Using inclusive language means not assuming your reader is straight. Spouse is preferable to husband or wife not just because it avoids sexism but also because it makes room for same-sex couples.
  • The mad scientists usually bring their wives to the supervillains gala. X
  • The mad scientists usually bring their spouses to the supervillains gala. 

Other options are partner and significant other, both of which include long-term couples who aren’t married.
  • Husbands should discuss major criminal decisions with their wives. (excludes same-sex and unmarried couples, assumes roles based on gender)
  • Men should discuss major criminal decisions with their spouses. (excludes unmarried couples and still gives primacy to men)
  • Couples should discuss major criminal decisions together. (includes same-sex couples, unmarried couples, and nonbinary people, and doesn’t assume roles based on gender)

When you’re writing for or about young people, who may still be figuring out their sexuality and gender (or working up the courage to express them), it’s important to leave room for multiple possibilities.
  • Are there any boys you have a crush on? X
  • Is there anyone you have a crush on? 

Such possibilities include asexuality. Asexuals, who make up about one percent of the population, don’t experience sexual attraction to others, or they feel no desire to act on such attraction. Try not to perpetuate sad-sack stereotypes about people who prefer not to pursue sex and/or relationships.
  • Though successful as a painter, Marie-Victoire Lemoine never married. X
  • Single all her life, Marie-Victoire Lemoine successfully supported herself with her painting. 

Even when you’re writing about an opposite-sex couple, don’t assume they’re straight. One or both of them might identify as bisexual; dating or marrying a person of the opposite sex doesn’t negate someone’s bisexuality. Or they might be asexual, or genderqueer, or nonbinary, or . . .
  • Women swooned over Cary Grant. (not inclusive)
  • Women and gay men swooned over Cary Grant. (more inclusive)
  • Women, gays, and bi men swooned over Cary Grant. (even more inclusive)
  • Filmgoers swooned over Cary Grant. (most inclusive)

Assume nothing.

Photo of Cary Grant, Katharine Hepburn, and Jimmy Stewart in The Philadelphia Story

This is the second post in the Inclusive Language series. The introductory post can be found here. Still to come are Disability and Neurodivergence, Race and Ethnicity, and Class and Income.

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Friday 19 October 2018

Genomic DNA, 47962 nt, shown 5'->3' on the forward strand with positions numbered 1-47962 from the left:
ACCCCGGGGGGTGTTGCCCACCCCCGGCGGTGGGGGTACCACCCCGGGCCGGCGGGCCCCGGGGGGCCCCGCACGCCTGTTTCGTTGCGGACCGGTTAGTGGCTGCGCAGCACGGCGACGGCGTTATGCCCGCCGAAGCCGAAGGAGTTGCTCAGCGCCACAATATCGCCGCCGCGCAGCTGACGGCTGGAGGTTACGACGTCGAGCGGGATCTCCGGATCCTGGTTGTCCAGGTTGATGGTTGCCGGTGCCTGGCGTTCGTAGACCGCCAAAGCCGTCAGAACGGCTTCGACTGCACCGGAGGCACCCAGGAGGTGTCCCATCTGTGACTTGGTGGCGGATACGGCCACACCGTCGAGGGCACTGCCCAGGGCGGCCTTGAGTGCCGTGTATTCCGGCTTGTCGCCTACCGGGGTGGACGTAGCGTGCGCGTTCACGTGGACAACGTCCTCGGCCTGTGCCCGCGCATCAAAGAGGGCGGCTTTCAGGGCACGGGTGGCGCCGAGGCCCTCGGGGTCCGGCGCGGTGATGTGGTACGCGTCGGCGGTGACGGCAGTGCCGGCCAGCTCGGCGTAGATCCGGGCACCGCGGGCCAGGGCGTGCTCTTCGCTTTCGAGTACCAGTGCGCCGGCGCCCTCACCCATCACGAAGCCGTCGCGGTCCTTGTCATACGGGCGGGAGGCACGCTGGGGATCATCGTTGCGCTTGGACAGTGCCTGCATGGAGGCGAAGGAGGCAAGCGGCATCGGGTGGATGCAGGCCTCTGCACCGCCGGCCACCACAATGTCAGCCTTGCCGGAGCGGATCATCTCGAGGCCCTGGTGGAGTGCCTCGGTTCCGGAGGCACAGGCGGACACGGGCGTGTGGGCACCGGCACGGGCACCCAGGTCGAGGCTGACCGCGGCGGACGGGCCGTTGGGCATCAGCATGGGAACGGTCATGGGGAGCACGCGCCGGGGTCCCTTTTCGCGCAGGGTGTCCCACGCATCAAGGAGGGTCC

Inclusive Language

Using inclusive language, also called bias-free language, means choosing words that don’t exclude any marginalized people. We like to think standard English is neutral, but that’s very far from the case. If it feels neutral to us, it’s because we’re not one of the people being left out, erased, or unconsciously denigrated. Either that or we’ve become so used to it we don’t notice.

Japanese woodcut illustrating fashionable English words, 1887

Why Use Inclusive Language?

Ethical imperatives aside, bias undermines credibility. If you’re not willing to go to the trouble of considering other people’s points of view, why should readers consider yours? Writing for an audience made up exclusively of people whose experiences mirror yours is just preaching to the choir. It may feel good, but what’s the point?

Of course, most of us use exclusionary language without being aware of it. We all have blind spots, dictated by things beyond our control, such as our birthplace and ethnicity. But those of us in the majority can sail through life without noticing these blind spots, because our stories are loud enough to drown out everybody else’s.

In the same way Canadians know a lot about the US, because we’re constantly exposed to US media, but many Americans don’t know much about us, people in minority groups are well informed about the dominant culture (they don’t have a choice) but people in the dominant group may know very little about them. Or what they do know may be based on stereotypes and clichés. That’s why it’s up to us to educate ourselves. This isn’t a one-time info dump but an ongoing learning process, since people’s preferred terminology naturally changes over time, just like the rest of language.

Illustration showing readers on a train, c. late 19th century

Some General Principles of Inclusivity